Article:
After lunch, we decided to go back to the hotel for a little rest before doing any more exploring. We managed to change rooms while we were there, The new room was larger and somewhat cooler, but also closer to the kitchen, and so a little noisier. Dan took a siesta, and I ended up doing some laundry in the sink. Our grand plans for afternoon exploring turned into a five-hour sleep. Dan really needed it!

By the time we woke up again, it was time for dinner. We headed out to Qu Qu, a tapas bar around the corner on the stylish Passeig de Gràcia, for tapas. I had not had much experience with tapas at home, so these were a delicious adventure. The Gazpacho Andalus was the star of the meal, a green version of the soup with ground almonds and grapes.

I didn’t sleep as well the second night and woke up a few times. I finally decided to take a bath, and discovered that the hotel’s complimentary bath soap smelled just like stinky French cheese. This is a rather curious aesthetic for toiletries.

At about 4:30am, I woke up for good. Since we were planning to spend the day in Montserrat, I studied up in the Rick Steves’ and Lonely Planet guides. I woke Dan up at 7 so we could get an early start. We had another pleasant breakfast in the sitting room overlooking the plaça.

We left the hotel 9, and stopped at the TI for train information and then moved on to the Ramblas for a morning photo shoot. I started to feel my eye “warming up,” and got some good shots of the flower market. Many of the flower stalls have displays of little paper cones filled with very tiny flowers dyed in in bright colors. The animal stalls had some very cute baby animals for sale: itty-bitty chinchillas and tiny tortugas (turtles).

Soon, it was time to get on the Metro and navigate to the Plaça Espanya stop to catch the FGC train to Montserrat. We made it just in time!


When we got back from Montserrat, we had no luck getting a reservation at Tragaluz, the restaurant we wanted to try. This was no shock, as it was 9pm on Friday, so we went out and wandered around looking for a restaurant. We went several blocks up the busy Passeig de Gràcia, but nothing looked very promising.

Finally, we returned to the block near our hotel and decided to eat at Ba-ba-ree-ba, another tapas restaurant right next door to Qu Qu. This was another great choice; every dish was wonderful! We started with a fantastic spinach salad that came with a cold white bean and orange “confit.” and a divine molded mushroom risotto.

Another winner was the botifarra, white pork Catalan sausage stewed with white beans. It was savory, homey and comforting. The real star of the dinner was my dessert. It consisted of pureed chestnuts sandwiched between layers of crispy pastry and surrounded by a wild strawberry sauce. DEE-licious. Dan’s dessert was cream puffs with whipped cream and warm chocolate sauce, not too shabby either!

We slept quite late the next day, finally rousing ourselves slightly before 11. This is exactly how a honeymoon should be! Our plan for the day was to see the Picasso museum, and then make a reservation at one of the nearby restaurants for dinner.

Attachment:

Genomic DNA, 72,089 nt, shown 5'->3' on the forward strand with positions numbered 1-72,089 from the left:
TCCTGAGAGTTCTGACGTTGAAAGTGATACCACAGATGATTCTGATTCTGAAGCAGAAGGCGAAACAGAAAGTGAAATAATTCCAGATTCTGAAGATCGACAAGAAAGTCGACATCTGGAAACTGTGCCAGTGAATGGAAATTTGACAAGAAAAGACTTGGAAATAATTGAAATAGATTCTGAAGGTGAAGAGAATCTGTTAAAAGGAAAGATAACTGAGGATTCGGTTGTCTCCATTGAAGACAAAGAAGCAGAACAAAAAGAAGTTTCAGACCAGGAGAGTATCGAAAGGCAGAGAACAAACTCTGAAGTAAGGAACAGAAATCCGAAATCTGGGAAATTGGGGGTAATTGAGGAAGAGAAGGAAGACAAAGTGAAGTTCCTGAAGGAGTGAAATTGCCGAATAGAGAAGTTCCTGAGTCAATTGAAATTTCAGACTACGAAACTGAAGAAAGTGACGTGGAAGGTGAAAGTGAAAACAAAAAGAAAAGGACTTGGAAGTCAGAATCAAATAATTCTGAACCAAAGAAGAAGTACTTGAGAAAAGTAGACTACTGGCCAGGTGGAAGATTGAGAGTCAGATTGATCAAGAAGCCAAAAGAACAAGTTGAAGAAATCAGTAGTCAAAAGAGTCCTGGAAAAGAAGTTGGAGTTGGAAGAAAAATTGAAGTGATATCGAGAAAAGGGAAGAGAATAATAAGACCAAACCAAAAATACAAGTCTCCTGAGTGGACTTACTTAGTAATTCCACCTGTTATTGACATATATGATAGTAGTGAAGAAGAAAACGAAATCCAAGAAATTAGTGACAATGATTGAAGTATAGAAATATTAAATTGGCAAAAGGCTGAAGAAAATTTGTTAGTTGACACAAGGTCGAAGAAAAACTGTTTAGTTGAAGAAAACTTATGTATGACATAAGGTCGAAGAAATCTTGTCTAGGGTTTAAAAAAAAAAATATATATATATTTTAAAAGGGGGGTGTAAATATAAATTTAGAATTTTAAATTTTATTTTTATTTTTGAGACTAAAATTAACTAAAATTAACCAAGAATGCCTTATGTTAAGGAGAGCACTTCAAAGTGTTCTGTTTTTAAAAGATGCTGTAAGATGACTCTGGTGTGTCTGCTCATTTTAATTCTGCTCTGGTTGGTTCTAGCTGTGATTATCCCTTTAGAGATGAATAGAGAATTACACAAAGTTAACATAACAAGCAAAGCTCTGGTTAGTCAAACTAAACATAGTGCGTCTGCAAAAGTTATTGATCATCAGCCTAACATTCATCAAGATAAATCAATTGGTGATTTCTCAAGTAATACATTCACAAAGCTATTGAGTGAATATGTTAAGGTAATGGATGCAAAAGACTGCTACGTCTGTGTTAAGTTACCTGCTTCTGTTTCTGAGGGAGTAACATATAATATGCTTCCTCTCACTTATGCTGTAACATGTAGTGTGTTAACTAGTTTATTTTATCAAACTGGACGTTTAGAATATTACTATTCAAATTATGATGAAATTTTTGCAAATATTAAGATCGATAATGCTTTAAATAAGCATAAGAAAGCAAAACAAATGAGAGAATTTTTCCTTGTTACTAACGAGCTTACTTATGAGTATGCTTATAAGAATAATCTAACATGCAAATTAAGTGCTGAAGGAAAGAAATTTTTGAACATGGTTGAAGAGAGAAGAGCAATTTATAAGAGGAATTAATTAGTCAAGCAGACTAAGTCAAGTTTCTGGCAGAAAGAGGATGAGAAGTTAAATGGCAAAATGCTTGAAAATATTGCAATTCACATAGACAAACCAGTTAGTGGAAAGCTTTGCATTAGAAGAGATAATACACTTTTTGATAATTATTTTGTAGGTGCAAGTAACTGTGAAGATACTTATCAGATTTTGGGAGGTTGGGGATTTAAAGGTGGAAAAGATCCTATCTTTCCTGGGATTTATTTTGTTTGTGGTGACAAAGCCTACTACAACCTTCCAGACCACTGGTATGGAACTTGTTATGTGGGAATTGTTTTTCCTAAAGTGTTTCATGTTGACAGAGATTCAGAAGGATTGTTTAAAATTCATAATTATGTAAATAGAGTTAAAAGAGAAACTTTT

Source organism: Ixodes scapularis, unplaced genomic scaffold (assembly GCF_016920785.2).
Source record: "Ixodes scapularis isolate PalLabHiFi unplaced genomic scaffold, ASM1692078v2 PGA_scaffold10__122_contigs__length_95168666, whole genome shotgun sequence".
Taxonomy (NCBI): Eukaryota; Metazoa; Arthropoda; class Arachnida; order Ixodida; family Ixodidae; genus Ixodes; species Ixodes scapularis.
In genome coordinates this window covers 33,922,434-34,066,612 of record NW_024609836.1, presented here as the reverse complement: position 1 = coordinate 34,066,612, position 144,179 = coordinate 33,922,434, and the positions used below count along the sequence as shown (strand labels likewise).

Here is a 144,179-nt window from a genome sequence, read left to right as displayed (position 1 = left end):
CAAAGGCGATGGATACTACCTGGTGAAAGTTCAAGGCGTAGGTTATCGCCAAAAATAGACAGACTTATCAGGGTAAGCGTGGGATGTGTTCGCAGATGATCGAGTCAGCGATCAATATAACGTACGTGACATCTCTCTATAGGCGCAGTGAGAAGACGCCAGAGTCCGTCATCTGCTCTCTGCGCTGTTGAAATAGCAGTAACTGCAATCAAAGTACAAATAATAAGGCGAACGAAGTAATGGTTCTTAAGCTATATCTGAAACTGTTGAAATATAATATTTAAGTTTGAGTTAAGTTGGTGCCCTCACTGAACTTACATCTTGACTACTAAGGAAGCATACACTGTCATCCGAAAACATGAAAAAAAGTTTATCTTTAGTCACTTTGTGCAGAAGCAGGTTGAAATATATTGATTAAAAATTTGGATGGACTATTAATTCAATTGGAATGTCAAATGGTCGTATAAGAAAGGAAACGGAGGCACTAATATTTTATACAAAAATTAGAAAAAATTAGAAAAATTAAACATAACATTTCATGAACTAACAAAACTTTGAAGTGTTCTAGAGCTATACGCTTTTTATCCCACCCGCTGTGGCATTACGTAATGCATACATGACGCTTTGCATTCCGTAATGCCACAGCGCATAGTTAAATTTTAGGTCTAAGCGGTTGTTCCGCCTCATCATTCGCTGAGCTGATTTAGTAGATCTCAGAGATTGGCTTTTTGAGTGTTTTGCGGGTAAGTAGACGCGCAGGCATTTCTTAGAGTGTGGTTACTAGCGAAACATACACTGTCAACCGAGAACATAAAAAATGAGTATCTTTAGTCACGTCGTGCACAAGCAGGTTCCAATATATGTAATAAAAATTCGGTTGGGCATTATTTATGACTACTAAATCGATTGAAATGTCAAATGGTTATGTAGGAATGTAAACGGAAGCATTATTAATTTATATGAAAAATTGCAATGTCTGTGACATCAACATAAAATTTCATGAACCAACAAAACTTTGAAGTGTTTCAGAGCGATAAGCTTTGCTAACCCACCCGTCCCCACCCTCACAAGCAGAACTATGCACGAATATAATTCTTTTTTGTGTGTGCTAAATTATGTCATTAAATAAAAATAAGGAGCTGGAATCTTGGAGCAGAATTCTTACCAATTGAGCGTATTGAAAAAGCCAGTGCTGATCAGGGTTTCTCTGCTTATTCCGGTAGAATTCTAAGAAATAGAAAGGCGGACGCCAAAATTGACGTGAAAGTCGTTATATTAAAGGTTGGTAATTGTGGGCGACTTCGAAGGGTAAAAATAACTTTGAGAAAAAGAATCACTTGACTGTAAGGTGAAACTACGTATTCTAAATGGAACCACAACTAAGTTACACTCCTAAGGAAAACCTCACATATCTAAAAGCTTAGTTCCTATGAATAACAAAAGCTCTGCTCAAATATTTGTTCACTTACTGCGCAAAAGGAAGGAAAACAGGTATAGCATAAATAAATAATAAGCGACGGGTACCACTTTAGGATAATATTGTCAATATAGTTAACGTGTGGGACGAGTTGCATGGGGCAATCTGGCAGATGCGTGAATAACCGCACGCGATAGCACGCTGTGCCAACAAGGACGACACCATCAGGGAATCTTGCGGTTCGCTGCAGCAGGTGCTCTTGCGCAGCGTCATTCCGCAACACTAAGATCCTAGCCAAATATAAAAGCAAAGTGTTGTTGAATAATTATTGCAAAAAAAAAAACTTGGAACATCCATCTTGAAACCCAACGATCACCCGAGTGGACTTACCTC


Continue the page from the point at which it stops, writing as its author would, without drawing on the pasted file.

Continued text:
Getting to the museum entailed a leisurely walk through a section we hadn’t really seen before, the Barri Gòtic (Gothic Quarter), on the far side of the Catedral from our hotel. We walked down the Avinguda del Portal de l’Angel, another pedestrian street that comes off the Plaça de Catalunya and runs parallel to the Ramblas. Some pretty ceramics were for sale at an open-air market. I passed them by, since I was skeptical that they would survive two more weeks of train travel and then the trip home.

After a couple more zigs and zags, I spotted the Palau de la Música Catalana, an example of the Modernista style of architecture for which Barcelona is famous.

The facade is covered with pillars and tile mosaics, and loaded with patterns and ornamentation. Many of the designs looked looked as though they had a lot of Arabic influence to them. They were a bit more structured and formal than the Gaudi mosaics we’d been seeing. Unfortunately, the street was so narrow, it was difficult to get any decent photos, though I did pick up some postcards. The rest of the walk through the Gothic Quarter to the Picasso Museum was fun: tiny winding streets, and lots of funky, artsy shops.

Picasso and the Sagrada Familia

The Picasso museum contained a large amount of his early work, including many very conventional-looking portraits and still lifes, arranged more or less chronologically. We could see his experimentation with different styles that were emerging when he was young, and the influence of artists like Lautrec, Van Gogh, and Matisse. This really highlighted the work that went off in an original direction. I was very interested to see his etchings and lithographs, which mainly were done later in his life. Dan thought the Cubist-style lithographs were more effective than the Cubist paintings because the flat colors in the prints seemed a better match for the the concept. We also saw a fair number of his ceramics, which we both found unimpressive.

After the museum, we located El Pintor, one of the restaurants we were considering for dinner. We just decided to have lunch there, since we were hungry and a table was free. It was a bit of a splurge meal, but it was tasty. I started with Catalan-style spinach with pine nuts and raisins, which was quite similar to Dan’s signature spinach dish. This version was saltier, and used olive oil rather than butter. The raisins had a different flavor and texture than “California” raisins, and there was no acidity. Dan normally uses lemon juice or maybe balsamic vinegar in his version. Dan’s first course was extraordinary. I realize I’ve said this about every meal so far, but we were really enjoying the food! He had a “mushroom pie” that was more like a soufflé, served with a pureed red pepper sauce. It was delicate and delicious. My main course was white Catalan pork sausage with wild mushrooms, a little on the greasy side, but good. Dan’s entrée was duck with a raspberry sauce. A small touch that I found charming was the garnish used on each dish: a little flower cut out of a slice of carrot.